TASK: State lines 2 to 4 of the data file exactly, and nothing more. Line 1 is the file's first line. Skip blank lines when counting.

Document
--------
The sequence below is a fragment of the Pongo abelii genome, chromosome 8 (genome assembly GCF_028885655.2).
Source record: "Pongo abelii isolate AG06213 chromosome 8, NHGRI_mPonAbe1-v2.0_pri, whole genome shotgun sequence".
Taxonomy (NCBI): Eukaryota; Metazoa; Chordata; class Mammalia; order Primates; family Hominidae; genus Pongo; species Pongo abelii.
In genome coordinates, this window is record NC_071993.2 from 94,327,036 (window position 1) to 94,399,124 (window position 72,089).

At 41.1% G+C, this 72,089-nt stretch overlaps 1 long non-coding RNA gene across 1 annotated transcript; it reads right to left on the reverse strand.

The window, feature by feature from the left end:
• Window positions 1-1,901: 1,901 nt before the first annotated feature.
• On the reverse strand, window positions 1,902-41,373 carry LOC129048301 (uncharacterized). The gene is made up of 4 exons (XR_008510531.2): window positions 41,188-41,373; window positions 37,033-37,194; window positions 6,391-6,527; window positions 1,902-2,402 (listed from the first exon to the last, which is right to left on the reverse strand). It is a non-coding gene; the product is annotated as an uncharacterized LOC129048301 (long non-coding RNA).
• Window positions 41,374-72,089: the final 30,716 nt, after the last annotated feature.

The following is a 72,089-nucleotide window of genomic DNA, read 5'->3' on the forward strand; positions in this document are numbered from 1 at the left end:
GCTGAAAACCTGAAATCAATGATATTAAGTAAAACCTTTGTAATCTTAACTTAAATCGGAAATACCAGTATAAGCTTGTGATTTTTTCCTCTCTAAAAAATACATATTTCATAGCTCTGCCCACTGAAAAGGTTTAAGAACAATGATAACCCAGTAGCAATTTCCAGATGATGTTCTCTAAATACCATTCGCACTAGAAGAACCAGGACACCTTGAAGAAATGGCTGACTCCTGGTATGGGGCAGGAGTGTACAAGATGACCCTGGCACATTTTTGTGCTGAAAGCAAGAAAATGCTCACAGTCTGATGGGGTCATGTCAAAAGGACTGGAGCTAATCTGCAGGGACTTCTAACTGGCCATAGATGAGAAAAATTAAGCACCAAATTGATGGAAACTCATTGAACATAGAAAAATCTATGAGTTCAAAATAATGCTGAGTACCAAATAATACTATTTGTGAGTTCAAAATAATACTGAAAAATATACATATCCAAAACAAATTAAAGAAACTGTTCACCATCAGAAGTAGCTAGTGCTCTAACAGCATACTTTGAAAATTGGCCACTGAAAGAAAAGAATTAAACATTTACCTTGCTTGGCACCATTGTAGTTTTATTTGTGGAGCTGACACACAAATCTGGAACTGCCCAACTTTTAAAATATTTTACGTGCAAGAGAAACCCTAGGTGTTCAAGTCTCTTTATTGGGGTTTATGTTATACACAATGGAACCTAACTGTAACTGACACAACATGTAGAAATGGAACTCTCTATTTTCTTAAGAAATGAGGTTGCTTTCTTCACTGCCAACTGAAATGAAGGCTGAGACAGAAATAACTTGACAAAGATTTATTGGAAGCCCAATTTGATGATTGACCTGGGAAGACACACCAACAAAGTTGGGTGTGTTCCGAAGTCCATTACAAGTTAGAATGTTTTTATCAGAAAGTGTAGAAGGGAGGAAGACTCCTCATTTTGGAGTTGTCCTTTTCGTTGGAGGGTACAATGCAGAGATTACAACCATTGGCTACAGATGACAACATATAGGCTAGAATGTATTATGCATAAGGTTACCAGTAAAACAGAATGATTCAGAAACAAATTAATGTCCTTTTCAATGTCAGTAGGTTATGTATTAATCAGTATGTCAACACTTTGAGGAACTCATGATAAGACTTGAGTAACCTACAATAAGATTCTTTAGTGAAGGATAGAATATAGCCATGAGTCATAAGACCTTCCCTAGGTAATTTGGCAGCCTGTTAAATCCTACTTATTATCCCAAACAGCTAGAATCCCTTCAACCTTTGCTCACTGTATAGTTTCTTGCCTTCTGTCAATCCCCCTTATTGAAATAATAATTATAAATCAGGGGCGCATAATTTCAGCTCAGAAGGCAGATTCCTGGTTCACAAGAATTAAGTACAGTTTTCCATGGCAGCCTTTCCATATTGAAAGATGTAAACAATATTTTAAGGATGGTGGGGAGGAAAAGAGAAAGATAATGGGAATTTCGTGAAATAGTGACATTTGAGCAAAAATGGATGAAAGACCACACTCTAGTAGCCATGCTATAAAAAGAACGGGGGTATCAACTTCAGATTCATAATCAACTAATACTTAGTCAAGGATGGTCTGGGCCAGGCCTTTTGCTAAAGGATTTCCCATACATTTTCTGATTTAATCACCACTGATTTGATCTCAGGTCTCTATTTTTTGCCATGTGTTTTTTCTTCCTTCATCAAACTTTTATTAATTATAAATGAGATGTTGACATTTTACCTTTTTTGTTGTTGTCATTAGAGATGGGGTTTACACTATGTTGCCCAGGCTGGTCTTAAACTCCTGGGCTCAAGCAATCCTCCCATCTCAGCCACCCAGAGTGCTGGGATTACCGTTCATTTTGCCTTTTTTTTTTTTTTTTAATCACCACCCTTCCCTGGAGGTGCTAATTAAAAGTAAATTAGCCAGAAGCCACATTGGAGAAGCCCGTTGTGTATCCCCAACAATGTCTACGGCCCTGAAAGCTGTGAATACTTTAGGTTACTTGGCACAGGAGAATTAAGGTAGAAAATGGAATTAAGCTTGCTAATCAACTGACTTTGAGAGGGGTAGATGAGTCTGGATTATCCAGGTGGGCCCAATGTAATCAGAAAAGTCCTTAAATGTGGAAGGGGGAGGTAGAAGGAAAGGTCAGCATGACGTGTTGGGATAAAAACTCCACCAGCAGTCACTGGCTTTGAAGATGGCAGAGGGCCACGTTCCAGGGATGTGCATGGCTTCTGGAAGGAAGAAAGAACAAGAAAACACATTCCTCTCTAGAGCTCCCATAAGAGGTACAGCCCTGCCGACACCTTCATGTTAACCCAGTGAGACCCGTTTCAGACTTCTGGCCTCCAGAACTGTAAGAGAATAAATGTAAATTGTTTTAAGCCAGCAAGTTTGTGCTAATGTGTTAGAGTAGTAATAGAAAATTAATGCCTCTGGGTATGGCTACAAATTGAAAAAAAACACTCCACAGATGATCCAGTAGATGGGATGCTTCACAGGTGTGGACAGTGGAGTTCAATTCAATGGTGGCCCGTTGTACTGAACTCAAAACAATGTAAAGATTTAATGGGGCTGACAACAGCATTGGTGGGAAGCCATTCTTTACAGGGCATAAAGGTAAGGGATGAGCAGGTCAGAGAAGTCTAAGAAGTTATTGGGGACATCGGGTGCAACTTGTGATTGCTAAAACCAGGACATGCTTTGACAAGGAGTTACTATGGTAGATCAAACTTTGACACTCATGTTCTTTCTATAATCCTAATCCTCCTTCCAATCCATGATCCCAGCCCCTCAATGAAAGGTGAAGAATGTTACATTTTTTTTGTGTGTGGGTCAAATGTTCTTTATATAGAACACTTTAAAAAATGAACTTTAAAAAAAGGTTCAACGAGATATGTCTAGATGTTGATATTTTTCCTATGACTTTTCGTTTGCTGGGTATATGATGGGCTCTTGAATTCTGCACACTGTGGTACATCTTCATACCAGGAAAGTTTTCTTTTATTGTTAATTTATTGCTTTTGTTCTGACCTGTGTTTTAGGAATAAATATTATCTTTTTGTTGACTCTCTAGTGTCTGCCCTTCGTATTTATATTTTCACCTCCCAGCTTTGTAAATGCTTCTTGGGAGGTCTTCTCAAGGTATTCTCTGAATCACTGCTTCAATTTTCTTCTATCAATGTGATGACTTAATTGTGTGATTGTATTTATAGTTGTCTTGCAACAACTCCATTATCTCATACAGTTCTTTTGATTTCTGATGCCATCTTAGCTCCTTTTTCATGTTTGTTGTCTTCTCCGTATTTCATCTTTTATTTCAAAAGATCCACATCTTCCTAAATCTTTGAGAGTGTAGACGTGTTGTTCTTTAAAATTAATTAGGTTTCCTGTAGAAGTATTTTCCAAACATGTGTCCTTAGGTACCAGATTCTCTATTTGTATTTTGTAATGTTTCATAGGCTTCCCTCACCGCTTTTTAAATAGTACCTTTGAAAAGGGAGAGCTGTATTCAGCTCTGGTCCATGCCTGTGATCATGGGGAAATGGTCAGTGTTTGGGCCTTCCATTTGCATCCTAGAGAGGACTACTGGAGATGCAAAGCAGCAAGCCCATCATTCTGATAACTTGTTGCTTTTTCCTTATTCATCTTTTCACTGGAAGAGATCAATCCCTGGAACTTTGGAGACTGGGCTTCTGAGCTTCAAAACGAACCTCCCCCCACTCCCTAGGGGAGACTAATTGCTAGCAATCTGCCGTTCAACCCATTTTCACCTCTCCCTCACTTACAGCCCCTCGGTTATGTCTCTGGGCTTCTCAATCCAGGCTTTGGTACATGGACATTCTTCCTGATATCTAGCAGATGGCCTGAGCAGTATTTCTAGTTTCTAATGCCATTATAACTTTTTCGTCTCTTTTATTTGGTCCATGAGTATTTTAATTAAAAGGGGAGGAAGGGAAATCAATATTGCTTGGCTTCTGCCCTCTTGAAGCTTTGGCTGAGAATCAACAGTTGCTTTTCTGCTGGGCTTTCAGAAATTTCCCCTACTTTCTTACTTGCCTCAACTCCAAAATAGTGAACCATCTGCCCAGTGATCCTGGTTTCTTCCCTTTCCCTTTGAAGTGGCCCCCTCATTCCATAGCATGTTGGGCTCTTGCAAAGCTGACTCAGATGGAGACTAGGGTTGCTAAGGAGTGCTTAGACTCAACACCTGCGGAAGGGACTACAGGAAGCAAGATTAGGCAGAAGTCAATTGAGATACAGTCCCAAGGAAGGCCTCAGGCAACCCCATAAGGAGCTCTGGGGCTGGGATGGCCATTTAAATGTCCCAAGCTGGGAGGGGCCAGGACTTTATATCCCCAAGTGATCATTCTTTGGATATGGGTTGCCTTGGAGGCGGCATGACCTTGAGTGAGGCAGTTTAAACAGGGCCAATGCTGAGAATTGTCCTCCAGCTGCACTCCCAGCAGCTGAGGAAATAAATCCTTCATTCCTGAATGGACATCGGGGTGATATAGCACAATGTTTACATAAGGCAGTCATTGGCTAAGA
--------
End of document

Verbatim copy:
Source record: "Pongo abelii isolate AG06213 chromosome 8, NHGRI_mPonAbe1-v2.0_pri, whole genome shotgun sequence".
Taxonomy (NCBI): Eukaryota; Metazoa; Chordata; class Mammalia; order Primates; family Hominidae; genus Pongo; species Pongo abelii.
In genome coordinates, this window is record NC_071993.2 from 94,327,036 (window position 1) to 94,399,124 (window position 72,089).